5 Things Utah: Rep. Marsha Judkins, Health legislation, Topical agenda
We are now six weeks out from our 2020 Utah State of Reform Health Policy Conference, and we’re thrilled with how things are coming together! We are curating speakers now, a number expected to total about 65 when we’re done. You’ll see some of the most important names in Utah health care and health policy on that list when we release it in two weeks. So, stay tuned!
Until then, here are five things we think are worth watching in Utah health care and health policy for the month of February, 2020.
With help from Emily Boerger
1. Noteable health care legislation in the session
Reporter Monte Whaley is tracking health care legislation moving this session. On prescription drugs, HB 272 would require pharmacy benefit managers to pass the rebates they receive from manufactures over to consumers at the point of sale, while insurers still get the agreed upon sums.
This morning, the House Health and Human Services Committee approved legislation that would cap the out of pocket costs for insulin. HB 207 caps the amount patients would pay at $30 per prescription. A bill by Rep. Dunnigan would seek federal permission to pay for inpatient mental health for institutions with more than 16 beds.
2. Topical Agenda for State of Reform is out!
Our Convening Panel met last month in preparation for our 2020 Utah State of Reform Heath Policy Conference coming up in Salt Lake City on April 2nd. We sorted through session topics, ideas, and speakers. In case you missed it, we recently released the work product from that meeting, our Topical Agenda.
If you didn’t make last year’s event, you can take a look at the highlights from the conference. I think it conveys the authenticity, optimism and the collaborative spirit that is so energizing about State of Reform. So get you and your executive team registered to be with us in Salt Lake City while our regular registration rates are still in place.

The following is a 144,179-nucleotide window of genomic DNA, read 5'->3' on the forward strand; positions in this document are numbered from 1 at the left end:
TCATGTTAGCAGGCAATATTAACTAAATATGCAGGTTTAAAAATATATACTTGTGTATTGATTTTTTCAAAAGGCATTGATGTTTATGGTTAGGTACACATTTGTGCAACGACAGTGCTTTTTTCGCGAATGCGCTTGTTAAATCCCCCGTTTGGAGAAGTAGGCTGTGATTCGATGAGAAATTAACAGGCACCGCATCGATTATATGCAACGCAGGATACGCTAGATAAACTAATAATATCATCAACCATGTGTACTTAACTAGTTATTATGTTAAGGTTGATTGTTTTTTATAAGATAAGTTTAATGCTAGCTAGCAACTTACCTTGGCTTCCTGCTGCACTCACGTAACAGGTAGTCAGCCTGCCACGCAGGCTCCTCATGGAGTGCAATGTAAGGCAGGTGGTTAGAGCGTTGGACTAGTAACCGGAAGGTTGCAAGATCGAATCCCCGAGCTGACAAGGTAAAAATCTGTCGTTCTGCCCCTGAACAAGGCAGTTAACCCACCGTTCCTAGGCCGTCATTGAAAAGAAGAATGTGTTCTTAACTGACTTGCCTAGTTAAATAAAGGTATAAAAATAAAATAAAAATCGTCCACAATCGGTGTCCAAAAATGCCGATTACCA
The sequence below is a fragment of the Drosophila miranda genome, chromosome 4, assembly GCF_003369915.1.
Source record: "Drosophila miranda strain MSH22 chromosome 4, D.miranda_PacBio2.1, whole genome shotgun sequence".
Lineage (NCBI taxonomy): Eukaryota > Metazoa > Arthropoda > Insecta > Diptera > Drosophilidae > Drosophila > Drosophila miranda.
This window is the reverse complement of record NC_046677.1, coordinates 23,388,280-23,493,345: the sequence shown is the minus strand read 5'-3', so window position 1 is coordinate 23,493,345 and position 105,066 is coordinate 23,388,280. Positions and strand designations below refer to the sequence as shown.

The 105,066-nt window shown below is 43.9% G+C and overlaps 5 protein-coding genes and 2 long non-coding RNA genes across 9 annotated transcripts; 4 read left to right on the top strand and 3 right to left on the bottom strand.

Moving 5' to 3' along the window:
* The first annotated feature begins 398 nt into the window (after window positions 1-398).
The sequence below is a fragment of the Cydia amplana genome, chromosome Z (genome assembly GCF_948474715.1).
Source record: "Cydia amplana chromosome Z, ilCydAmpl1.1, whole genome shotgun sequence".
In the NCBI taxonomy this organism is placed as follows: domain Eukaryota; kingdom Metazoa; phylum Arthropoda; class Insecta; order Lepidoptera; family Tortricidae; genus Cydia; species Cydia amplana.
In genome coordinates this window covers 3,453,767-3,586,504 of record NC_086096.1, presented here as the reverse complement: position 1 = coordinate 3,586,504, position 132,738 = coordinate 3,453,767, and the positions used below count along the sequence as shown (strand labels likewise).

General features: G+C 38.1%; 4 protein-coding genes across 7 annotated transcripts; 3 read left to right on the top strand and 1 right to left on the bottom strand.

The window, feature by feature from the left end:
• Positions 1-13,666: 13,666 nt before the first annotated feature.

3. Q&A: Rep. Marsha Judkins on health, housing, and drug transparency
Rep. Marsha Judkins was elected in 2018 to represent District 61 in the Utah House where she serves on the Health & Human Services, Social Service Appropriations, and Transportation Committees. Three weeks into session, reporter Michael Goldberg spoke with Rep. Judkins about bridging the gap between health policy and housing policy, the recent revelation that Utah sends workers abroad to buy medicine, and the importance of transparency in lowering the cost of prescription drugs.
“Pharmacy benefit managers need to supply pharmacies. Though they have negotiating power, they don’t have all the power. Then you’ve got the plans, and they want to get paid; these are all mostly for-profit companies. And then you’ve got the patient getting squeezed at the bottom. It’s hard to blame a company for trying to make a profit when that is their goal and yet, it’s hard to look at them with compassion when they are, honestly, causing death among people who should be able to afford medication.”
4. Video: Camille Collett, MD, MPH
St. Mark’s family physician and faculty member, Dr. Camille Collett, serves as Co-Chair of the UTAH POLST Registry Committee. In this capacity, she works on enabling access to patients’ Advance Care Planning wishes when they are unable to express their wishes themselves. She joins us in this edition of ‘What They’re Watching” to discuss the oft overlooked difference between an Advance Care Directive and a Medical Order for Life Sustaining Treatment.
“Unfortunately, if a 93-year-old collapses on the golf course and the emergency medical people are called, they are obligated to perform CPR unless they have a medical order they can see. And a living will, which is an Advance Directive, that is actually not a medical order even though it might outline what our wishes are. That actually has to be brought to the hospital with them…and it’s a little bit late because by that time, many people are in the intensive care unit.”
5. Capretta: “Healthy Adult Opportunity” intiative
Some of the biggest health news in recent weeks came from CMS’s release of the “Healthy Adult Opportunity” initiative, or what many are calling a “block grant” model. State of Reform columnist Jim Capretta of AEI takes a complex proposal and explains the impact and its component parts.
Some critics suggest that the new waivers will lead to a downsizing in Medicaid, but Capretta says this will only happen if states that have already expanded Medicaid choose to submit waivers. “It seems more likely that the governors who will be the most attracted to the new option will be those who serve in states that have not expanded their Medicaid programs,” writes Capretta. “If this waiver program entices several non-expansion states to join the ranks of those that have expanded their programs, then it is possible the administration’s proposal will increase enrollment in Medicaid rather than reduce it.”